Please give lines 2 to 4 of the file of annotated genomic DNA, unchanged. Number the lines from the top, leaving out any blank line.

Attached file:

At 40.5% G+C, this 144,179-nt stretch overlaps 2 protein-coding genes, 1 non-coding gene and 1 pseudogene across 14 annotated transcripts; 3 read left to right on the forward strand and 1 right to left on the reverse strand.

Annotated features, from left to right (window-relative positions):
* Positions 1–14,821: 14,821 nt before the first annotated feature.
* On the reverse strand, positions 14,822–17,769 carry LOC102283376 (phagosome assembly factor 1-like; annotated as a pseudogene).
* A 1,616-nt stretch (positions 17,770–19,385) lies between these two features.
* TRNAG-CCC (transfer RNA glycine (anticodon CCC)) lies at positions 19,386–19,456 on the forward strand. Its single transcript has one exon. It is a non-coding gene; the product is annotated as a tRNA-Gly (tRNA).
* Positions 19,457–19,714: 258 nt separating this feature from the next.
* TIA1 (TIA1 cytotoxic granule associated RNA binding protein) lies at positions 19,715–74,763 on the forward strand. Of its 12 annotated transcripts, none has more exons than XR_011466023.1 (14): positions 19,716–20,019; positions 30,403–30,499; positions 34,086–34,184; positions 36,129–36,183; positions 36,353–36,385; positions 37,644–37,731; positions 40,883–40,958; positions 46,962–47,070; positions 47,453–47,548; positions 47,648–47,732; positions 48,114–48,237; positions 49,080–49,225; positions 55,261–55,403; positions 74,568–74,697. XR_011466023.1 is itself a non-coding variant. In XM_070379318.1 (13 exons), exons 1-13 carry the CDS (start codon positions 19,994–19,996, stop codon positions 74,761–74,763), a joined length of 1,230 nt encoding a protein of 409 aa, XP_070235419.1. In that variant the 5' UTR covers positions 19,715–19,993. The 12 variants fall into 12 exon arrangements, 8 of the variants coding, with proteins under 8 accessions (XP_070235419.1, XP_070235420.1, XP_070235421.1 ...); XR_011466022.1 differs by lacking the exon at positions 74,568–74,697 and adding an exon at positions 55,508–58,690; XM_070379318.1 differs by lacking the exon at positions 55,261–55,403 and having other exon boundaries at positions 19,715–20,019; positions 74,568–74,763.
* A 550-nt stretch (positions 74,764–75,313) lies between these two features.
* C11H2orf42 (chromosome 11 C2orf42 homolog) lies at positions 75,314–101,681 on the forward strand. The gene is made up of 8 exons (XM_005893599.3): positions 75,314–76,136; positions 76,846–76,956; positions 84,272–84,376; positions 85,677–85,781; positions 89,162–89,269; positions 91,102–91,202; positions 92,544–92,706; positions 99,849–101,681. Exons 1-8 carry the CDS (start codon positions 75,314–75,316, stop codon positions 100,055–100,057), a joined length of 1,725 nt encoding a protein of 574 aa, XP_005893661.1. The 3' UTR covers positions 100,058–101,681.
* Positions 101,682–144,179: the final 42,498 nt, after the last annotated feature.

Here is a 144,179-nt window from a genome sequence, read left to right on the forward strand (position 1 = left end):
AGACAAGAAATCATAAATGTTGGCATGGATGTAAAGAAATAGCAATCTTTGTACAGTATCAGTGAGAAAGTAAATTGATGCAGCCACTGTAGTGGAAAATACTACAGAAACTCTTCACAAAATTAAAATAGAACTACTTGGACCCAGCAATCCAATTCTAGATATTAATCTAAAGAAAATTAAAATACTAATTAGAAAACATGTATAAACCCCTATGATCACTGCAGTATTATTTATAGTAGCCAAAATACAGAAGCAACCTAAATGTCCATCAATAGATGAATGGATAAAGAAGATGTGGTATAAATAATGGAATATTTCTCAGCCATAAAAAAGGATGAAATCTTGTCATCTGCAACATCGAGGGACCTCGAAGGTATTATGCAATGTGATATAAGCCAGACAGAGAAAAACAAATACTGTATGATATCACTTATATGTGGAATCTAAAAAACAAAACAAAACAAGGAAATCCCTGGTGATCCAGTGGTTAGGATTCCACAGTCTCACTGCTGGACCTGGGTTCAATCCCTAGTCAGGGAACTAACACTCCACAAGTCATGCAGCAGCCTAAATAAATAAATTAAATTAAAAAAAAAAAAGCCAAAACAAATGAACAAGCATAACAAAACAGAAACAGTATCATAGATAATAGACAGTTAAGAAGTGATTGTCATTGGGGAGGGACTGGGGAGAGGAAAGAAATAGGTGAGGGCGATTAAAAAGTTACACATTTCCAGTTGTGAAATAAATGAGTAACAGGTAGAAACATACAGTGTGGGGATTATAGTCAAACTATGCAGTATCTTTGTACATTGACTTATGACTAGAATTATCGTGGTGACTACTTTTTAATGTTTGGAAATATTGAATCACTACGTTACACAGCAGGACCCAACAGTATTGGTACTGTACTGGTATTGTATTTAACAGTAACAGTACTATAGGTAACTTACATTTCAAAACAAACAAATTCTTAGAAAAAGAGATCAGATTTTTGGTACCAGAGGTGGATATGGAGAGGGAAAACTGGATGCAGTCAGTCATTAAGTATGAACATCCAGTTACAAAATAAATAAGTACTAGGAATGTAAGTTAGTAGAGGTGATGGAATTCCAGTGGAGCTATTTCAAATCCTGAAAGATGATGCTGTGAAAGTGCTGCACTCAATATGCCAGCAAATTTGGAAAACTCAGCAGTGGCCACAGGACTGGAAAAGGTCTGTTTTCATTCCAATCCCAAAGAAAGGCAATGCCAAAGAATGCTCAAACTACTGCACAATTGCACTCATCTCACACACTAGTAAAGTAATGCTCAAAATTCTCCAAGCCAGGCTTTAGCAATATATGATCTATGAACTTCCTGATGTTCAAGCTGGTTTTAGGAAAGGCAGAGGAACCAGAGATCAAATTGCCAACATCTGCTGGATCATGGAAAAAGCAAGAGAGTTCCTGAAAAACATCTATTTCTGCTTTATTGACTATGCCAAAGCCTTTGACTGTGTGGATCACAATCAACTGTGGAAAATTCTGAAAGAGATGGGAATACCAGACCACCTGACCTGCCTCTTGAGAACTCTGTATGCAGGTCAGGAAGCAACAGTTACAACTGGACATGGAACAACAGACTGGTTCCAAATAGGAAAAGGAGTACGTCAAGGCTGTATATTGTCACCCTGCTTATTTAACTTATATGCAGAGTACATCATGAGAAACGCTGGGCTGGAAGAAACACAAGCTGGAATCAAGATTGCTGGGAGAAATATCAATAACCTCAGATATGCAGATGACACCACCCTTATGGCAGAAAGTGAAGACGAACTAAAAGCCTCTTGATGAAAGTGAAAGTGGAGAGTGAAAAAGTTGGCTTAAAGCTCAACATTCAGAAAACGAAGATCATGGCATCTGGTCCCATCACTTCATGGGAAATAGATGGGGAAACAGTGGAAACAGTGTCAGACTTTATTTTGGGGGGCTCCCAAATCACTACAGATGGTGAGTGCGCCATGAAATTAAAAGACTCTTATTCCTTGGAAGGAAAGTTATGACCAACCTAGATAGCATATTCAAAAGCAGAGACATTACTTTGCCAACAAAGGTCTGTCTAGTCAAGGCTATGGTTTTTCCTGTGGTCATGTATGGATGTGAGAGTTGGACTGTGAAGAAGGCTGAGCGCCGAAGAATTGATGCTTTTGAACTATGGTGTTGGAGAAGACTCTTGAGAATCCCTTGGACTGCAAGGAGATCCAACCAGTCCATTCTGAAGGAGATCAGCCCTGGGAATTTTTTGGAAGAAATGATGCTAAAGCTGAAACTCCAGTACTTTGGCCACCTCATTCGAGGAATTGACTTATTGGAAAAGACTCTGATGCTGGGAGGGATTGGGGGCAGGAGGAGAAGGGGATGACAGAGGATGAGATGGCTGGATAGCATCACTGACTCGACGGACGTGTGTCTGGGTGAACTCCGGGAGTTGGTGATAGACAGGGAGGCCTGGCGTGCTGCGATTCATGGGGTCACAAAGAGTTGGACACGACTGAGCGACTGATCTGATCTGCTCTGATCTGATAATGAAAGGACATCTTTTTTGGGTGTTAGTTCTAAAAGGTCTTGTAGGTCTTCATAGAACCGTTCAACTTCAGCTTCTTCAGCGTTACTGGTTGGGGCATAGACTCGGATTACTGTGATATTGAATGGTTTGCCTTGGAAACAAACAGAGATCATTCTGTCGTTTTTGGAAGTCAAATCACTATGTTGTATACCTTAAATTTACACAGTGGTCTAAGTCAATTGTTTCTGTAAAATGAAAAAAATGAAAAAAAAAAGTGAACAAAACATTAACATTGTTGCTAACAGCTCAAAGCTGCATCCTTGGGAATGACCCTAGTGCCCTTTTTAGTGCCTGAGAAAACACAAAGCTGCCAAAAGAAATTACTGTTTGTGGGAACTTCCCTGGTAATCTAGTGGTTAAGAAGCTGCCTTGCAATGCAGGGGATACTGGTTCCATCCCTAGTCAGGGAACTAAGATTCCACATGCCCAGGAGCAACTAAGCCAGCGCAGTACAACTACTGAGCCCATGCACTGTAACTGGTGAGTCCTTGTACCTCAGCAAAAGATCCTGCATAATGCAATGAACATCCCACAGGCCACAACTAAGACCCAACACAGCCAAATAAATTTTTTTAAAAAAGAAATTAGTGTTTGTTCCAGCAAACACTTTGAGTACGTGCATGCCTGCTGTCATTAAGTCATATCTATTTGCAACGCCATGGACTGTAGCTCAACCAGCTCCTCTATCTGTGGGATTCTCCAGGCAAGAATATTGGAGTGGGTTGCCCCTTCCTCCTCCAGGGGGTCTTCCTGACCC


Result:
Annotated features, from left to right (window-relative positions):
* Positions 1–14,821: 14,821 nt before the first annotated feature.
* On the reverse strand, positions 14,822–17,769 carry LOC102283376 (phagosome assembly factor 1-like; annotated as a pseudogene).